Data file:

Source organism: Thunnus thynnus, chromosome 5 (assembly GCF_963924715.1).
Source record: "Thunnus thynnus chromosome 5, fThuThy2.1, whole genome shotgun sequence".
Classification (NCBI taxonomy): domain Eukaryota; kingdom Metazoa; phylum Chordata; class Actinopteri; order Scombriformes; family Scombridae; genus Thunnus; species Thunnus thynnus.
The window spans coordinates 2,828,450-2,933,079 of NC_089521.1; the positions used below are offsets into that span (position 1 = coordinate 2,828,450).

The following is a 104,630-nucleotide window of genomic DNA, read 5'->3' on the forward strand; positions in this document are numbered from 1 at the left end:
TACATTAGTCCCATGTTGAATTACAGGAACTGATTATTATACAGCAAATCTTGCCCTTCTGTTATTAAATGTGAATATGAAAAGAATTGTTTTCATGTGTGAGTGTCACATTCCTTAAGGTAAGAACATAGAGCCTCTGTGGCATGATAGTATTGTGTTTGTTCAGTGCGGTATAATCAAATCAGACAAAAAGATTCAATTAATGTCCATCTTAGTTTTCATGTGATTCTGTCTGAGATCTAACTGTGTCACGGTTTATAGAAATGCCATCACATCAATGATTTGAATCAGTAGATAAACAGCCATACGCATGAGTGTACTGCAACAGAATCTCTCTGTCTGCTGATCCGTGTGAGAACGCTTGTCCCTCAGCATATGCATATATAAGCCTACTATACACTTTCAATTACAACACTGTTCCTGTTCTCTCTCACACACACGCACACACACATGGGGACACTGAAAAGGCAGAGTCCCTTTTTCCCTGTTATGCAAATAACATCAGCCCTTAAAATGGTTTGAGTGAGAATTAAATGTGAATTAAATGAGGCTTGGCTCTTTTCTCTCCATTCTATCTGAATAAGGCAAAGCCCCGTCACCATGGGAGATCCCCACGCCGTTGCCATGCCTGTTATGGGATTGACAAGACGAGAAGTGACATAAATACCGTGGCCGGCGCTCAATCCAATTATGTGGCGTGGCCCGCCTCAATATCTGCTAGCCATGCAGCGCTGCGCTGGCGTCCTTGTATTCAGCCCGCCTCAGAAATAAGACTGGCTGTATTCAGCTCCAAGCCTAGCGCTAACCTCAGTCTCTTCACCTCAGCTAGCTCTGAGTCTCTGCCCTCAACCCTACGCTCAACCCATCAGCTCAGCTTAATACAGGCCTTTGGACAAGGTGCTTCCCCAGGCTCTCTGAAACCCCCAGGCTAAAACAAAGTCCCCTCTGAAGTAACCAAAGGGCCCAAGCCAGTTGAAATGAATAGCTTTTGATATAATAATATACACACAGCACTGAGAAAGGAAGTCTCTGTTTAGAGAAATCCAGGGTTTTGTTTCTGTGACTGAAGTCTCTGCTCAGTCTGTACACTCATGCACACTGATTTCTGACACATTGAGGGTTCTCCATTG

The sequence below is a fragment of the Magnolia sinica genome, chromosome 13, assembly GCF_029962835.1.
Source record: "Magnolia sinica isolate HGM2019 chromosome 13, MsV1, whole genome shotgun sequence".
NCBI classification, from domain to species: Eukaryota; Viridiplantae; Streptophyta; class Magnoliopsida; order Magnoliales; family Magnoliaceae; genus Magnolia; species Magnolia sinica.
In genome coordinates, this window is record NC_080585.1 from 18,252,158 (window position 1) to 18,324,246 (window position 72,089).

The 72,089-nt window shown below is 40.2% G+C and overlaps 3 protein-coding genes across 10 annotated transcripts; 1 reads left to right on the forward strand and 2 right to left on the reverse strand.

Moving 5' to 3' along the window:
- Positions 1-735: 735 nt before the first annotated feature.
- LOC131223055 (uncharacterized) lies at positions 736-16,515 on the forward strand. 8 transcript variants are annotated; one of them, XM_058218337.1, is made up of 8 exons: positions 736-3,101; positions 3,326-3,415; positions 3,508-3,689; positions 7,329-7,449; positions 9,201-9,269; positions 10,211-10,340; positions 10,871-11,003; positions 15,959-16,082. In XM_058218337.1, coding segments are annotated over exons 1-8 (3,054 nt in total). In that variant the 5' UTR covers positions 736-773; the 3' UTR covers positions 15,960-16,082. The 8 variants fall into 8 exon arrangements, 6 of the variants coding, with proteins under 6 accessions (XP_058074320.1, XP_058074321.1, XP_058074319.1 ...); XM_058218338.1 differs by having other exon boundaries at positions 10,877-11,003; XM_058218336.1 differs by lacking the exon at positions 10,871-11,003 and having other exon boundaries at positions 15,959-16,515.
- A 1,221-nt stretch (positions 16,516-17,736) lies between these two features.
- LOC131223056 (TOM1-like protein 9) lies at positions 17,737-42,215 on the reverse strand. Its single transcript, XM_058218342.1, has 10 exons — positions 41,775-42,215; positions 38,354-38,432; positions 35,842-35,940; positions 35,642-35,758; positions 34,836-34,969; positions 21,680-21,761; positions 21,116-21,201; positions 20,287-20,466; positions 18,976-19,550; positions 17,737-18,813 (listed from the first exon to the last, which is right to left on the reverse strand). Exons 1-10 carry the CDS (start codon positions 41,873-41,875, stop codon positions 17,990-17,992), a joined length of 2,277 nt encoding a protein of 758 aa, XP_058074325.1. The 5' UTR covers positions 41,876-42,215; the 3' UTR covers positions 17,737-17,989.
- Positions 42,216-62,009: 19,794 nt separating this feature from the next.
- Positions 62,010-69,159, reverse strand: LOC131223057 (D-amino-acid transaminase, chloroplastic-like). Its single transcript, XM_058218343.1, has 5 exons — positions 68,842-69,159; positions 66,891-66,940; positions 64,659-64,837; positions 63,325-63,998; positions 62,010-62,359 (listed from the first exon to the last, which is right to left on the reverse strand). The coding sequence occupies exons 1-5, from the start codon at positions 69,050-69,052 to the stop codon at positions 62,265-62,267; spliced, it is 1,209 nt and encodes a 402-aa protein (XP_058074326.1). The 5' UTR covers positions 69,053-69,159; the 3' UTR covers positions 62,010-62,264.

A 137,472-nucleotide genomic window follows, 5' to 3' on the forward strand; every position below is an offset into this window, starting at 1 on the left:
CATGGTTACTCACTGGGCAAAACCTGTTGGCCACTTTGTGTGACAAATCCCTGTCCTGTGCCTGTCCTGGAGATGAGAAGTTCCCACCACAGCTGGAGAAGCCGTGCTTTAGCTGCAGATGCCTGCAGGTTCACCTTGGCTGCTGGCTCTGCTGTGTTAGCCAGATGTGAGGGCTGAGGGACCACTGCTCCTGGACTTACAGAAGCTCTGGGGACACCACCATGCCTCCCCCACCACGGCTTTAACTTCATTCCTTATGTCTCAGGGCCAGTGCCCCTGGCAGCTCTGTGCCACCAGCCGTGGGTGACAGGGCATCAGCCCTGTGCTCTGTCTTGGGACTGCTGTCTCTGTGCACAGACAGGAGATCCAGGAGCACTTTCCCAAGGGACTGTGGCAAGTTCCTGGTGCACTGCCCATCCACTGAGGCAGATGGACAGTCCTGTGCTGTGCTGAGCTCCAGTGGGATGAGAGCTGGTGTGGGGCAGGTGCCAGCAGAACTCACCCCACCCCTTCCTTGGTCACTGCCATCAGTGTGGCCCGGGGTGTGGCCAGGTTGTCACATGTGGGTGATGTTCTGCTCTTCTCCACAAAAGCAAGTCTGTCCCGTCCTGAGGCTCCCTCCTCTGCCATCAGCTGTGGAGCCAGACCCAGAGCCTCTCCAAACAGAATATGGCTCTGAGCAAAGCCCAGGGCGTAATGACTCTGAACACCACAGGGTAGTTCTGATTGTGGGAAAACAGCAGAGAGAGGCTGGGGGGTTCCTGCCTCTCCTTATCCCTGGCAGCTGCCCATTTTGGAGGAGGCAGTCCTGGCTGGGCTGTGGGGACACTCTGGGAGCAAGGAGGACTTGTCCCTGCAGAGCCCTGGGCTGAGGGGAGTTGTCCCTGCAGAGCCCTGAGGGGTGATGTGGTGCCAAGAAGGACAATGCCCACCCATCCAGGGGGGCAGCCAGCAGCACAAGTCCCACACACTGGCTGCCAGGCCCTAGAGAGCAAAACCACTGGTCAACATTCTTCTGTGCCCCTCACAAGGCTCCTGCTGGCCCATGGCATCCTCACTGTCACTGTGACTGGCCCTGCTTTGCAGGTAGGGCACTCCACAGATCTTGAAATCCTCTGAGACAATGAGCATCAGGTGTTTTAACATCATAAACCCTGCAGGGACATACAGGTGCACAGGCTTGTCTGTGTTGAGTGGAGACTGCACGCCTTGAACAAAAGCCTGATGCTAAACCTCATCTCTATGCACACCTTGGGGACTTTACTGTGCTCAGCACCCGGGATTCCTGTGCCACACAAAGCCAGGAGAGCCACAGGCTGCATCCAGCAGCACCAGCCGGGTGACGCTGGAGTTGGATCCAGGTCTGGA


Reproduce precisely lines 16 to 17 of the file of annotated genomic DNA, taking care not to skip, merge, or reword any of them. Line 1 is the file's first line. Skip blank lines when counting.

- LOC131223056 (TOM1-like protein 9) lies at positions 17,737-42,215 on the reverse strand. Its single transcript, XM_058218342.1, has 10 exons — positions 41,775-42,215; positions 38,354-38,432; positions 35,842-35,940; positions 35,642-35,758; positions 34,836-34,969; positions 21,680-21,761; positions 21,116-21,201; positions 20,287-20,466; positions 18,976-19,550; positions 17,737-18,813 (listed from the first exon to the last, which is right to left on the reverse strand). Exons 1-10 carry the CDS (start codon positions 41,873-41,875, stop codon positions 17,990-17,992), a joined length of 2,277 nt encoding a protein of 758 aa, XP_058074325.1. The 5' UTR covers positions 41,876-42,215; the 3' UTR covers positions 17,737-17,989.
- Positions 42,216-62,009: 19,794 nt separating this feature from the next.